Fire Threatens Pair of Condor Chicks
By Lisa M. Krieger, San Jose Mercury News, Calif.
Jul. 2–One rare California condor chick may be dead and two others are in areas too dangerous to be saved, as the Big Sur-based Basin fire creeps into their once-serene canyons.
“It is horrible, but there is nothing we can do,” said Kelly Sorenson of Ventana Wildlife Society, which monitors each bird along the vast central coast. Thick smoke thwarted an attempted rescue Tuesday morning.
“We’re just waiting, watching and hoping for the best. Our hands are tied,” he said.
Last year was the first time in a century that Big Sur’s tiny population of wild condors — among the rarest and most imperiled birds in the world — conceived two chicks. This year’s birth of three chicks was cause for celebration.
“The death of only one would be a significant loss, a tragedy,” Sorenson said. There are only 151 wild condors in the world; 23 of them live in Big Sur, reintroduced from captivity by the Ventana Wildlife Society.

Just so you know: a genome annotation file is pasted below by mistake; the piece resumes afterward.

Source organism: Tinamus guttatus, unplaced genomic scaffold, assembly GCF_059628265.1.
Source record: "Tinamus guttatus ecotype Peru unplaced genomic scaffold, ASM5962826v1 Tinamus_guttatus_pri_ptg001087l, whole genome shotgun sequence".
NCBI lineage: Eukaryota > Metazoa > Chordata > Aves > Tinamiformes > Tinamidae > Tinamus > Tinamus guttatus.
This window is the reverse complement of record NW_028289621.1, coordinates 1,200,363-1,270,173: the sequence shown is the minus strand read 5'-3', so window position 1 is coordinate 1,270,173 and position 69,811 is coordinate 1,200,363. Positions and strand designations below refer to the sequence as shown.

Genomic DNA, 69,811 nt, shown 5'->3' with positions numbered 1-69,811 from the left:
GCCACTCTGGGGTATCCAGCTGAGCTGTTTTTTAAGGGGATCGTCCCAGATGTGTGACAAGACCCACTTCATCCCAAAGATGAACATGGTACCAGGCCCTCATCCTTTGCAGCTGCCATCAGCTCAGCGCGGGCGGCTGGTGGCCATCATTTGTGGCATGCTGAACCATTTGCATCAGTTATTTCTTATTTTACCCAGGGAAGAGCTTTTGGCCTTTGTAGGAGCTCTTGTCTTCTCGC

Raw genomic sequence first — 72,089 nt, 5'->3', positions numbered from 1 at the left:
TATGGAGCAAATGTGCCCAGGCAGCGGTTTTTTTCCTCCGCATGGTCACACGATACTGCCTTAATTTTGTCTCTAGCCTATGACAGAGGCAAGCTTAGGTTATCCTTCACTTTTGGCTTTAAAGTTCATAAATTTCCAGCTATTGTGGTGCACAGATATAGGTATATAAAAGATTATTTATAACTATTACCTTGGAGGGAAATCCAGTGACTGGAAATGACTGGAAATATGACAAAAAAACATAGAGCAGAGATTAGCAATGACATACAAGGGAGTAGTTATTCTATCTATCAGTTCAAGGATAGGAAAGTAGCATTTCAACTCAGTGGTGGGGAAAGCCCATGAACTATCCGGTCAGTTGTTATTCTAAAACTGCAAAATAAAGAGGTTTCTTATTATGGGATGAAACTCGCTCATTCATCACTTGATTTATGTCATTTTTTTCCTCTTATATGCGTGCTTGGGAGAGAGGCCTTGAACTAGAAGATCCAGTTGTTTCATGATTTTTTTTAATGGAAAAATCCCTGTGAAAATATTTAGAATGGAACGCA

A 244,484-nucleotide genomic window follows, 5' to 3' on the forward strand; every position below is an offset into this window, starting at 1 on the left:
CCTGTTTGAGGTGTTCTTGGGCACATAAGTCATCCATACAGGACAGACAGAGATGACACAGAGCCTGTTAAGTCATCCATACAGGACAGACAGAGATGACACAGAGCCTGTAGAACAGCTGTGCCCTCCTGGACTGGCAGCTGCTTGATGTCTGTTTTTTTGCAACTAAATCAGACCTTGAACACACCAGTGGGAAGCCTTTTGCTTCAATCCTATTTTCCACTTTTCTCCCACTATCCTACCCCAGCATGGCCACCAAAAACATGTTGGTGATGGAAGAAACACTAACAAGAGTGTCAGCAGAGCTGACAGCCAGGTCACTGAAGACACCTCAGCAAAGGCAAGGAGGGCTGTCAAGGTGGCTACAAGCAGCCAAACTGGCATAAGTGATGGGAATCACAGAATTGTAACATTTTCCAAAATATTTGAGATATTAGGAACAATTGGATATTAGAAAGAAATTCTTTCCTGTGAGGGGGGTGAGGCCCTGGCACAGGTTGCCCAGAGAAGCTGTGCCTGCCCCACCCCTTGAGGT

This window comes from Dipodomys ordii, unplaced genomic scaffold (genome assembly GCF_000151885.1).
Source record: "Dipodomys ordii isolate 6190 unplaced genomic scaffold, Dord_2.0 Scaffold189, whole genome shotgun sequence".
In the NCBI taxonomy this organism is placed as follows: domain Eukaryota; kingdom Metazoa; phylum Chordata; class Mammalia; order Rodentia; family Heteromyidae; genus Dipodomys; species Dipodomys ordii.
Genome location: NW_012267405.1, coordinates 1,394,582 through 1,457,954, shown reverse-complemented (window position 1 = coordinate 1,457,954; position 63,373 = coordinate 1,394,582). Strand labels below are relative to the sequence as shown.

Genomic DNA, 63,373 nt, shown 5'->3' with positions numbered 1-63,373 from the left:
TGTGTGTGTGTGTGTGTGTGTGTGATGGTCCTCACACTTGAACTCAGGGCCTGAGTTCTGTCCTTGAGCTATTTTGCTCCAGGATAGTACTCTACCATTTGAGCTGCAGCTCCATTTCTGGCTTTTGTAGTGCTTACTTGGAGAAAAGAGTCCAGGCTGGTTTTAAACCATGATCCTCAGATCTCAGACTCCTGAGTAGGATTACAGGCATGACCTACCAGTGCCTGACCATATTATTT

The young chicks are about 2 1/2 months old, still covered in downy gray feathers yet already the size of chickens. Too young to fly, they are confined to their nests.
One, perched 200 feet up an ancient redwood tree, was located in a remote interior part of Ventana Wilderness Area — which is now completely burned. Although the tree remains standing, biologists fear that the heat and smoke were deadly.
The other two live in more coastal nests, not yet burned but within a quarter mile of the fire. Because of cool coastal fog, their prospects seem better.
The rapid spread of the fire — growing 7,643 acres Monday night — sent Ventana Wildlife Society biologists to their rescue Tuesday morning.
“But the smoke and fog was so thick that there is no way to get in safely,” Sorenson said.
Even a successful rescue held its own risks — at that young age, captivity and the loss of a parent can be catastrophic, he said. Particularly if the weather stays foggy, “they have a better chance of surviving if left in the nest.”
The condors are part of a reintroduction program administrated by the Ventana Wildlife Society.
The good news is that relocated populations of condors seem safe. Eight captive 1-year-old chicks, airlifted to Pinnacles National Monument by a Coast Guard helicopter, are healthy.
And 44 adult wild birds, each wearing a radio transmitter, all have been accounted for. They have flown out of smoky areas toward the coast, said Ventana Wildlife Society spokeswoman Cathy Keeran.
They are likely to thrive once the fire dies down, she said, eating animals killed by flames.
“They will have one heck of a barbecue smorgasbord,” she said.
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